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[HOT] Good articles by other EB-5 practitioners summarizing recent USCIS guidance memos

The below are two fine articles by Mr. Stephen Yale-Loehr and Mr. Boyd Campbell, respectively, summarizing several guidance memos recently issued by the USCIS on certain EB-5 issues. I encourage people to read the below articles. The two articles reflect similar but different viewpoints.

USCIS guidance memos referenced in the below articles can be found at:

While I agree with most of the contents in the article, I take a slightly different stance on the significance of the recent USCIS guidance memos and which of the EB-5 issues are more urgent for USCIS' consideration.

I think these memos are significant for the following reasons:

1. These memos make it clear that the requisite jobs cannot be created 4 or 5 years down the road from the time of filing I-526 petition. In other words, EB-5 project entity should not only focus on the number of jobs that will be created but when these jobs will be created.

2. The Neufeld memo appears to give a green light (support?) to the usage of the RIMS II methodology in that there will be a presumption by adjudicating USCIS examiners that the RIMS II methodology meets the requisite time-frame requirement for job creation.

3. These memos make it clear that certain basic assumptions underlying the methodologies will be or can be questioned or re-examined at I-829 stage. You have to be ready, willing and able to show at the I-829 stage that the underlying assumptions for your methodology have been fulfilled, and if they have not been fulfilled, you can still create the jobs within "a reasonable time" or how you have still met the EB-5 requirements under the changed circumstances.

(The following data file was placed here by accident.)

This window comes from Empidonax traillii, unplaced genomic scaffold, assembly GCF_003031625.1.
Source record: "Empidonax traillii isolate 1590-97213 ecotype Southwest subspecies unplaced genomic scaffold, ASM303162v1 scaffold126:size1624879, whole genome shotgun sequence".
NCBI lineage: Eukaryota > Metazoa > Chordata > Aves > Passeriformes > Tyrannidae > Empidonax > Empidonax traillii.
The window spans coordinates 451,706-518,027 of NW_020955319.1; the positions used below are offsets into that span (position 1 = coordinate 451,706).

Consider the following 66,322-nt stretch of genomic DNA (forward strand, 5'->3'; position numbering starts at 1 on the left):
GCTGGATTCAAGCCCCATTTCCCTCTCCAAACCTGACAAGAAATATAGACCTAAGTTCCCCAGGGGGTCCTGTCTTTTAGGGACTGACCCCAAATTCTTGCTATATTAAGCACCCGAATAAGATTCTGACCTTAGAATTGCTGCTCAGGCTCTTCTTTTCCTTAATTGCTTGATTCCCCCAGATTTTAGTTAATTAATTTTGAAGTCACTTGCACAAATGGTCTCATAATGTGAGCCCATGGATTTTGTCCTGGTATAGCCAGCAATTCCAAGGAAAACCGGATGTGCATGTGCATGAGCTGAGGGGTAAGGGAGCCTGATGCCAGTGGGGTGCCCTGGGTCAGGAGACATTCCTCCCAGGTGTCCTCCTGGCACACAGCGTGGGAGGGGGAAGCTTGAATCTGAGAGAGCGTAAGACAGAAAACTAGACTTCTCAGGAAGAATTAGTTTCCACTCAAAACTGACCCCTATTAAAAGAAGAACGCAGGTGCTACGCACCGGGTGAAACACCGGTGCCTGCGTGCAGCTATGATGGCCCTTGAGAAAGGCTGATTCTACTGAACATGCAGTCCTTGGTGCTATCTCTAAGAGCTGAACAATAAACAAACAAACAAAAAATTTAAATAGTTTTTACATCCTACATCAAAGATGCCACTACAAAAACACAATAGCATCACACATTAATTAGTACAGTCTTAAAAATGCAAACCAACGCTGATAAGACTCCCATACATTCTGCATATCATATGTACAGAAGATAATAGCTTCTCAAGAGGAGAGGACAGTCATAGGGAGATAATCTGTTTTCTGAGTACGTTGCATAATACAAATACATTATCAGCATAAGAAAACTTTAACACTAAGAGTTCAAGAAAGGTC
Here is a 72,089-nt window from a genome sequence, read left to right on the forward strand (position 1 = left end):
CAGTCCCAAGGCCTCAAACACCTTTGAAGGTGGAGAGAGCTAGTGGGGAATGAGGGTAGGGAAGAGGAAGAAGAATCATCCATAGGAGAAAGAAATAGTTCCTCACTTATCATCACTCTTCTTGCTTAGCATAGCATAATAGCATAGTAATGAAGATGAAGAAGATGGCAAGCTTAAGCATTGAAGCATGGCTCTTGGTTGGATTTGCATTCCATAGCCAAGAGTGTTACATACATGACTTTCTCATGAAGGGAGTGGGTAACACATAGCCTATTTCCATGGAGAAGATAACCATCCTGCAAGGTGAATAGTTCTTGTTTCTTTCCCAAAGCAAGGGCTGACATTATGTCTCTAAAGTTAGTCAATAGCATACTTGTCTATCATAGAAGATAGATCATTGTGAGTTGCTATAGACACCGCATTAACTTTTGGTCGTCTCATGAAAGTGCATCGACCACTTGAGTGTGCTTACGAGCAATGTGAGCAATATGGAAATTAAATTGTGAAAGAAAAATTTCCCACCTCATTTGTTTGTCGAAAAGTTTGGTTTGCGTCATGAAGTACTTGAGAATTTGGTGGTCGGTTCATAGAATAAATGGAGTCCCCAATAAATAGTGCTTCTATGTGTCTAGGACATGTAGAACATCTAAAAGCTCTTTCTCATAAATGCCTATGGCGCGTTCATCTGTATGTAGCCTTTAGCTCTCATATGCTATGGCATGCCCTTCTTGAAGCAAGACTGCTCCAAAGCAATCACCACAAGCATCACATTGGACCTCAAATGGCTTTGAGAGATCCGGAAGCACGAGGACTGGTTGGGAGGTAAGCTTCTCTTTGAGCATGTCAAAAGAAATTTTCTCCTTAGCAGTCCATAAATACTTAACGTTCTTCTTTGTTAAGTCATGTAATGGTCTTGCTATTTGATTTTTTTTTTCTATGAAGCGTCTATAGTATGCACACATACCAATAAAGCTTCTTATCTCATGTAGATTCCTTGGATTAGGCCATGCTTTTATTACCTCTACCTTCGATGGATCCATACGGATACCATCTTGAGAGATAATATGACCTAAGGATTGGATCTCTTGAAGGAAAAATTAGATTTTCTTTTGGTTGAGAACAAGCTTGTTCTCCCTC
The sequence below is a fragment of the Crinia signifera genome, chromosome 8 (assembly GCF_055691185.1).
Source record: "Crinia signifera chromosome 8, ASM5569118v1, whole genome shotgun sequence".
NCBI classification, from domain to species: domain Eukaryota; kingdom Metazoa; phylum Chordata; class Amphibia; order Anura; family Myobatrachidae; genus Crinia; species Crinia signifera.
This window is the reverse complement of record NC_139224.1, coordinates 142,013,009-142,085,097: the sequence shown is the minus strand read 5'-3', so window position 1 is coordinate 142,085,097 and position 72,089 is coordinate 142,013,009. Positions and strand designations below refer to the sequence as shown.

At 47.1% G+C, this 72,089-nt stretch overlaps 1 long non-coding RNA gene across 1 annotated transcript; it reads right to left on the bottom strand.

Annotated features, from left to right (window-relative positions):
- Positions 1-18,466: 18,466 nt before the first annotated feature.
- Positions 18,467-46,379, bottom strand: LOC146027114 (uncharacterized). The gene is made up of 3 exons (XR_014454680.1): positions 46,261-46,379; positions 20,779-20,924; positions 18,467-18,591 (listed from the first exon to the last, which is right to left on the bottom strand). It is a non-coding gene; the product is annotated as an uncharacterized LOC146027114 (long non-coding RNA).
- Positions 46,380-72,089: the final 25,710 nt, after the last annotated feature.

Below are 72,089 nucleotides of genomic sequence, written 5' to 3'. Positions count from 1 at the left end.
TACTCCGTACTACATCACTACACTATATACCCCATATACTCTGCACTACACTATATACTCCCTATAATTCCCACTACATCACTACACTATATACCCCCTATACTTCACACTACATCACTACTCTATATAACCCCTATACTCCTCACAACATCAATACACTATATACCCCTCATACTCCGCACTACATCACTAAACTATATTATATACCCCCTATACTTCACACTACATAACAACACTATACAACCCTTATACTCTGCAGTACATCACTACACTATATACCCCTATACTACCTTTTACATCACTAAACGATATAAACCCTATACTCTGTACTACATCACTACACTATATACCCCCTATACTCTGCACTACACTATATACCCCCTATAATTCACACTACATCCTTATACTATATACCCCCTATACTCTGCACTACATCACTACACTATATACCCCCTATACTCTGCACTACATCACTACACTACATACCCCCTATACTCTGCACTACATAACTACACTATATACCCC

4. These memos explain clearly how the construction-related jobs will be treated or counted. The memos appear to suggest that the same rationale would hold non-construction jobs that last for over 2 years. From a common-sense viewpoint and aside from the fact that the EB-5 regulation says so, I don't see what difference it makes whether these positions are filled by "independent contractors" or they are filled by part-timers, because as far as I am concerned, the jobs are jobs. Does one full-time job have a greater economic value than two part-time jobs? Common sense wise, there doesn't seem to be a difference.

I think the following issues not yet addressed (by the USCIS guidance memos or through answers to teleconferences) are just as urgent:

1. What happens when there has been changes in an EB-5 project initially contemplated after I-526 petition has been approved but the jobs have been created. For example, let's say you initially stated in your business plan that you were going to build a hotel, but due to the changed economic circumstances, etc., you built a grocery store instead and created requisite jobs? This is urgent due to the terrible effects of the stagnant world-wide economy.

2. Does the USCIS examiners have capability to review and understand how the methodologies are applied to specific EB-5 projects?

3. Will USCIS count indirect and induced job-creation falling outside the applicable geographic region of the RC Program? For example, if the RC is for Los Angeles County, can the indirect and induced jobs created in California (but outside the Los Angeles County) or in other states be counted? Common sense and EB-5 regulations say "no", and that the jobs created within the applicable geographic region only should count; but it appears to me that this is not the case for all RCs.

4. Why shouldn't two part-time positions for similar positions (even different positions) not count as one full-time position? Is there a valid economic rationale for the current approach?

5. As long as the positions are for two years or longer, what is the rationale for not allowing independent contractors to fill these positions? In my book, anyone who works in the same position for two years are not "independent contractors" in the first place.